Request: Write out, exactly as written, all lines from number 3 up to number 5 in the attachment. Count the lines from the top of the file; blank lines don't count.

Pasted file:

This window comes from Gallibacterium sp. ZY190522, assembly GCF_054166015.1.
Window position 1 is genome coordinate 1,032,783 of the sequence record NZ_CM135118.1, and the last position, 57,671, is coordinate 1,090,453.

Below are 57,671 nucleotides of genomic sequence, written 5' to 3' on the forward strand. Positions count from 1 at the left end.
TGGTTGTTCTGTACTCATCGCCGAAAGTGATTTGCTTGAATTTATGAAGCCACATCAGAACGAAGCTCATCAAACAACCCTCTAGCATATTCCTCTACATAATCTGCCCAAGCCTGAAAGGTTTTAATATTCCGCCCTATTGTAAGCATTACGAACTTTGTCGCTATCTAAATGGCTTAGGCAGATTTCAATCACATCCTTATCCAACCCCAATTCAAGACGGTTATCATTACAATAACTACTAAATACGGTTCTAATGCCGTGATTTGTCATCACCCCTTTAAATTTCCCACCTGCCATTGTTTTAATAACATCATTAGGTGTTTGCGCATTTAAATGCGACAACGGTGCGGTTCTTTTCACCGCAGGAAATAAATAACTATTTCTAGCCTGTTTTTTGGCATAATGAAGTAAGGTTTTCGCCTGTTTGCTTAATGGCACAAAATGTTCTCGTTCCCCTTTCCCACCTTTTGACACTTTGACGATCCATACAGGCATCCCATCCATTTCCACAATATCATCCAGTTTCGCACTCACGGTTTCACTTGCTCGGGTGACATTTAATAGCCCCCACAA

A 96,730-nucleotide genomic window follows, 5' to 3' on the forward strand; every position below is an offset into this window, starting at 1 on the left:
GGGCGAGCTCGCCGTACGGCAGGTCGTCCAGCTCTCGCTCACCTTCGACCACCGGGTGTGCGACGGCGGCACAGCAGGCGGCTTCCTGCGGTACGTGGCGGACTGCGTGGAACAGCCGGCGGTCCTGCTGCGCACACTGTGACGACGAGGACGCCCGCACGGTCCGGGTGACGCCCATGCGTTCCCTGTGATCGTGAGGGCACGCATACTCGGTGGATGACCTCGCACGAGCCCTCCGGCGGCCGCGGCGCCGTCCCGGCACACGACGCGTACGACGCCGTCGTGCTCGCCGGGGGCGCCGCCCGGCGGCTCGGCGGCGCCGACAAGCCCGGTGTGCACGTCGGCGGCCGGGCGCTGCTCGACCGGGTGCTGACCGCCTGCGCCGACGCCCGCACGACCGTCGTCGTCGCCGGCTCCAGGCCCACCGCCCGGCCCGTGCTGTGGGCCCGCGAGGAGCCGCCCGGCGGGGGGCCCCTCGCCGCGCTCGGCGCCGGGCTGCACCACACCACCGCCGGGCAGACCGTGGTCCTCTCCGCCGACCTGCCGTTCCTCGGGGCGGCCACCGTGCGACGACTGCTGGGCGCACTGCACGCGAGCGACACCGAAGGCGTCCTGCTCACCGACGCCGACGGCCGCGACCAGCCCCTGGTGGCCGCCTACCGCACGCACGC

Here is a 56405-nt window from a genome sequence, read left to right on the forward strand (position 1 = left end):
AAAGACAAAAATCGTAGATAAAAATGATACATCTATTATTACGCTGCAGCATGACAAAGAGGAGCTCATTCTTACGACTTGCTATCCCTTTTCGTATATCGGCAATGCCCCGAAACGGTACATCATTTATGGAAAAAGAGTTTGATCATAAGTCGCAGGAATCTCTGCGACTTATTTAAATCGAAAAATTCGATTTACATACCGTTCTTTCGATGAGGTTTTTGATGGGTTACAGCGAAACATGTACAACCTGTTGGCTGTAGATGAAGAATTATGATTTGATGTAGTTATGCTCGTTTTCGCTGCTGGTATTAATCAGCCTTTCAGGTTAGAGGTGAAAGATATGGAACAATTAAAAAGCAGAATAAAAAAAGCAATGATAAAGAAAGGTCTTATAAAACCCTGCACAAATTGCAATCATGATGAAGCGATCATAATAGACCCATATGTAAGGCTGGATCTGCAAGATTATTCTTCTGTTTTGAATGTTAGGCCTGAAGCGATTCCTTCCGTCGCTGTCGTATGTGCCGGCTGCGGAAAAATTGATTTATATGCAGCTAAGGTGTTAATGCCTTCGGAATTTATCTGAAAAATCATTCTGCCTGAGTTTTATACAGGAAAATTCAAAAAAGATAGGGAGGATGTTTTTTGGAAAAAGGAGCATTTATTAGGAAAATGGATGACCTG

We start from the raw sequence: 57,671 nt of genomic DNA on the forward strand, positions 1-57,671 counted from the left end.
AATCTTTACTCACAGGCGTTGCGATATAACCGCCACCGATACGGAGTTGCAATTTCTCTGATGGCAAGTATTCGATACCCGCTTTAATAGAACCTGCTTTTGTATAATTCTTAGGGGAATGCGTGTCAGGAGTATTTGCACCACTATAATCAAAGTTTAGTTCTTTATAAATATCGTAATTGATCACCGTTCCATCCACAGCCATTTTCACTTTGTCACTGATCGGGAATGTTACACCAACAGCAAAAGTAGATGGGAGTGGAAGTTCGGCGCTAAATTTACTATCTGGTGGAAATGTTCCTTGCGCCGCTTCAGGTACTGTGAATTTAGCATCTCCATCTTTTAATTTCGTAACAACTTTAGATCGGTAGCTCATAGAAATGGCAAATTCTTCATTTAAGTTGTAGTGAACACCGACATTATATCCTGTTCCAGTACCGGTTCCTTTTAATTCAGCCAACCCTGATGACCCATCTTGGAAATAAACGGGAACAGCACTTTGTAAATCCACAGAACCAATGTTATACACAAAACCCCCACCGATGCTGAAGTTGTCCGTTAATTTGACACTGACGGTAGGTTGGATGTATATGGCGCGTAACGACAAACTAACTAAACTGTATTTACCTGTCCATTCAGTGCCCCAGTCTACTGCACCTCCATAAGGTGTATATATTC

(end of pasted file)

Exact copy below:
Below are 57,671 nucleotides of genomic sequence, written 5' to 3' on the forward strand. Positions count from 1 at the left end.
TGGTTGTTCTGTACTCATCGCCGAAAGTGATTTGCTTGAATTTATGAAGCCACATCAGAACGAAGCTCATCAAACAACCCTCTAGCATATTCCTCTACATAATCTGCCCAAGCCTGAAAGGTTTTAATATTCCGCCCTATTGTAAGCATTACGAACTTTGTCGCTATCTAAATGGCTTAGGCAGATTTCAATCACATCCTTATCCAACCCCAATTCAAGACGGTTATCATTACAATAACTACTAAATACGGTTCTAATGCCGTGATTTGTCATCACCCCTTTAAATTTCCCACCTGCCATTGTTTTAATAACATCATTAGGTGTTTGCGCATTTAAATGCGACAACGGTGCGGTTCTTTTCACCGCAGGAAATAAATAACTATTTCTAGCCTGTTTTTTGGCATAATGAAGTAAGGTTTTCGCCTGTTTGCTTAATGGCACAAAATGTTCTCGTTCCCCTTTCCCACCTTTTGACACTTTGACGATCCATACAGGCATCCCATCCATTTCCACAATATCATCCAGTTTCGCACTCACGGTTTCACTTGCTCGGGTGACATTTAATAGCCCCCACAA

A 96,730-nucleotide genomic window follows, 5' to 3' on the forward strand; every position below is an offset into this window, starting at 1 on the left: